Using a well-developed program of study entitled Project Lead the Way (PLTW), students have a rigorous and detailed program of study backed up by project development. Each year launches skills and knowledge in several basic engineering subjects including Aerospace Engineering, Bio-Engineering, Civil Engineering, Geophysical and Environmental Engineering, Electrical and Mechanical Engineering, Electronics, Robotics, and Architecture.  

The design process, modeling, prototyping, machines, material science, process development, manufacturing techniques and rapid prototyping are all part of the Engineering Academy curriculum. With real-world tools such as 3-D printing and CNC machining in our lab, students are exposed to a variety of design and build projects. Students work in a contemporary technical area complete with current learning stations and state-of-the-art equipment such as:  a robotics trainer, analog and digital trainers, microprocessor trainers, digital multi-meters, and oscilloscopes. A robotic arm is utilized to teach programming and operations principles. Computer labs focus on the development of design and drafting skills, using Autodesk Inventor for solid modeling and Autodesk Revit for Civil Engineering and Architecture.  The program also contains a seismograph and students work with Boston College to analyze and study seismic activity.

Electronics/Robotics

Students study engineering principles fundamental to robotics technology, and develop knowledge of electronic circuitry and the operation of motors, sensors, control systems, and programmable logic controllers.  Students work with software, wiring, integrated circuits, and embedded controllers. Students work with several robot platforms, with significant projects both in-class and with regional competitions as part of the FIRST Robotics organization.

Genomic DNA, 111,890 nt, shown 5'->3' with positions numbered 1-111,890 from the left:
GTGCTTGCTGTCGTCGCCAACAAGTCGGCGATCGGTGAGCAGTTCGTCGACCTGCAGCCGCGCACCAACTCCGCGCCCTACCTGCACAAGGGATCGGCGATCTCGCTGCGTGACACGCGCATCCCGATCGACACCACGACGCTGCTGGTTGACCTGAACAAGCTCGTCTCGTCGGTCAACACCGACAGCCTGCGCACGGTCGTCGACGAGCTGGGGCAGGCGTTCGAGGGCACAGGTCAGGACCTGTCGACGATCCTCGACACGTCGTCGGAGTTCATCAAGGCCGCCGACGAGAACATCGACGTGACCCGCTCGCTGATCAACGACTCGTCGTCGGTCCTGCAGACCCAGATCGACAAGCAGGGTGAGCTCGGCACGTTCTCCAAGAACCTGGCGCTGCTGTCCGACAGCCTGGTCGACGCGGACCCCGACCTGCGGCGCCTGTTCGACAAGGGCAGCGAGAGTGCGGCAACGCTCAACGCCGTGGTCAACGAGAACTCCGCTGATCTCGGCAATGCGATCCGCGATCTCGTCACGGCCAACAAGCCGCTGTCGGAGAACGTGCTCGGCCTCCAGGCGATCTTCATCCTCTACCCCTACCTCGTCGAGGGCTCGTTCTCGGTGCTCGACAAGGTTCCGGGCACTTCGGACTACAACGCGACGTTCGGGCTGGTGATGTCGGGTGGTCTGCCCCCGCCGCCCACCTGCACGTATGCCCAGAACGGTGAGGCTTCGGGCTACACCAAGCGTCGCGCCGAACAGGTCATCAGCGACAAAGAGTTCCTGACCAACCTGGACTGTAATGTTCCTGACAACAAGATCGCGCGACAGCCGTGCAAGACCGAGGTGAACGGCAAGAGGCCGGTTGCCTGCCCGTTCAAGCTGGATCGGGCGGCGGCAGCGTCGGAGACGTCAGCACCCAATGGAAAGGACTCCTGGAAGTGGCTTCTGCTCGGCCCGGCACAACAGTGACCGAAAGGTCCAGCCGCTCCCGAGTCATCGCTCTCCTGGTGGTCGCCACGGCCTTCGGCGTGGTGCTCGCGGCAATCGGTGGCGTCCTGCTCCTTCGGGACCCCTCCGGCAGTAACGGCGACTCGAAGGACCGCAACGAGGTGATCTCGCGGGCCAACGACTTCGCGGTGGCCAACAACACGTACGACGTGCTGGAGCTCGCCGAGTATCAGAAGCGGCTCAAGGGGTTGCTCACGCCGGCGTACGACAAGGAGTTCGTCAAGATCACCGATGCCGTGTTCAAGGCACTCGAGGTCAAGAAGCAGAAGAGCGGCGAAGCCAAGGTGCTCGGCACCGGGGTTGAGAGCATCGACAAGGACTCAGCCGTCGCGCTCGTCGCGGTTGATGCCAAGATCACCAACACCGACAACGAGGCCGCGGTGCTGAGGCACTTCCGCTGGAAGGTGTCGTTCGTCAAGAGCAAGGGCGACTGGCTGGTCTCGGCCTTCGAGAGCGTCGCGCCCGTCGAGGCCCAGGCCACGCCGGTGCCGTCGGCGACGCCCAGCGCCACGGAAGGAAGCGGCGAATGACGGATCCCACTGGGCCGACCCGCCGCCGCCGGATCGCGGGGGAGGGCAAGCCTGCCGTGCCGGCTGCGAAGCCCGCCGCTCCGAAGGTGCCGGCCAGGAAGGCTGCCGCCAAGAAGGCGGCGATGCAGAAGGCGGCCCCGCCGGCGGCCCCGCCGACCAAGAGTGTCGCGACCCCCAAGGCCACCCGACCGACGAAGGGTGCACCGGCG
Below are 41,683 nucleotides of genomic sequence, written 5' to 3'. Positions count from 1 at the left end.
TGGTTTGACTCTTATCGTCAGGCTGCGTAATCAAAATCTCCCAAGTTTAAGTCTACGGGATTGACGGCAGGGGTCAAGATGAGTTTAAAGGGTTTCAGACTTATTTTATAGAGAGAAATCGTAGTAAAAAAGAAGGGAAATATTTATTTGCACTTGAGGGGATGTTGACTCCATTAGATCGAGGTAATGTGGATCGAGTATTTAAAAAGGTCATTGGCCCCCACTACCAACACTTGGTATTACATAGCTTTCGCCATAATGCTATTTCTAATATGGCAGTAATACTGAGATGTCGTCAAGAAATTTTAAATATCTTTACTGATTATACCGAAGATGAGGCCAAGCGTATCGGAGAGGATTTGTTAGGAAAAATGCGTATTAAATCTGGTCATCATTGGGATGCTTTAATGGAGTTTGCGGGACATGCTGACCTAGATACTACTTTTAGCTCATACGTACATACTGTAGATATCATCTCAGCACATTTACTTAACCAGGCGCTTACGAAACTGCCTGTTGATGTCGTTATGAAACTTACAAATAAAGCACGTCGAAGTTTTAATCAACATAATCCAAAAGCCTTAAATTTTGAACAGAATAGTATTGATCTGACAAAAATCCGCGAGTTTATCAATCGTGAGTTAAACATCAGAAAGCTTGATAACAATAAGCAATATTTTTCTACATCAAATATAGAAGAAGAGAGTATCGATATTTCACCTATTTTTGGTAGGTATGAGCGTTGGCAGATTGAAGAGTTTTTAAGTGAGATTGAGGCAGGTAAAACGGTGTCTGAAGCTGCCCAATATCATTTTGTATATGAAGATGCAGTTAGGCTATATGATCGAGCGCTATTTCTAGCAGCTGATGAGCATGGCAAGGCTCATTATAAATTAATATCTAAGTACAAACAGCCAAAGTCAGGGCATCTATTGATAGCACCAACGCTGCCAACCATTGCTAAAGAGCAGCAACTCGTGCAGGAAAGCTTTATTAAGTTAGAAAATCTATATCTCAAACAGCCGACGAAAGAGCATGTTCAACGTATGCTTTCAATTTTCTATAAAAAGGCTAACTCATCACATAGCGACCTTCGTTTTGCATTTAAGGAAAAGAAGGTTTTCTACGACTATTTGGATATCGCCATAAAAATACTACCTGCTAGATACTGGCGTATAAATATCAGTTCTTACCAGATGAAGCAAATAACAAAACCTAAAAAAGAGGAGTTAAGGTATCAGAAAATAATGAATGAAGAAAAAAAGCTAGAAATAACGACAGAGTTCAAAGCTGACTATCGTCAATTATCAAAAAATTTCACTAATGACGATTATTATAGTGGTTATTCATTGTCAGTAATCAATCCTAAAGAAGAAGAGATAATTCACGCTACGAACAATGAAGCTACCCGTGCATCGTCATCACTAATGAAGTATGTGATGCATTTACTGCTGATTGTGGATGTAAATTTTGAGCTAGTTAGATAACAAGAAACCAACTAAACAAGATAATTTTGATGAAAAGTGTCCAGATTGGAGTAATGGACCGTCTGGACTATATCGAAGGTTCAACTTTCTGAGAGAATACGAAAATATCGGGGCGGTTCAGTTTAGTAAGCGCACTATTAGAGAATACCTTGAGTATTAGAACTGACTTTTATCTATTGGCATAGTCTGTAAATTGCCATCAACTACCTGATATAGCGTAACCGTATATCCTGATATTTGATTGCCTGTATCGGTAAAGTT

Biotechnology

Biotechnology is the use or manipulation of an organism or the components of an organism. This program is designed to give students a comprehensive introduction to the scientific concepts and laboratory research techniques currently used in the field of biotechnology. Students attain knowledge about the field of biotechnology and deeper understanding of the biological concepts used. In addition, students develop the laboratory, critical thinking, and communication skills currently used in the biotechnology industry. Furthermore, students will explore and evaluate career opportunities in the field of biotechnology through extensive readings, laboratory experiments, class discussions, research projects, guest speakers, and workplace visits. The objectives covered in this course are both academic and technical in nature and are presented in a progressively rigorous manner.


The course of study for sophomore, junior and senior year is as follows:

   English Math Science History Technical
Grade 10 English 10 Honors  Algebra II: Required
of all grade 10 students
If students took 
Algebra I as freshmen, they will also be required to take Geometry
 AP Physics I  US History I Introduction to
Engineering Design 
Grade 11 AP English Language Pre-Calculus AP Chemistry US History II*

Specialty Courses:
Aerospace Engineering
Bio-Engineering
Civil Engineering and
Architecture or
Telecommunications Engineering

Grade 12 AP English Literature AP Calculus AP Biology or AP Physics II

(The choice will depend on engineering specialty)

Government* Specialty Courses: Aerospace Engineering, Bio-Engineering, Civil Engineering and Architecture or Telecommunications Engineering

* Students who wish to receive an AP designation will need to take the corresponding AP exam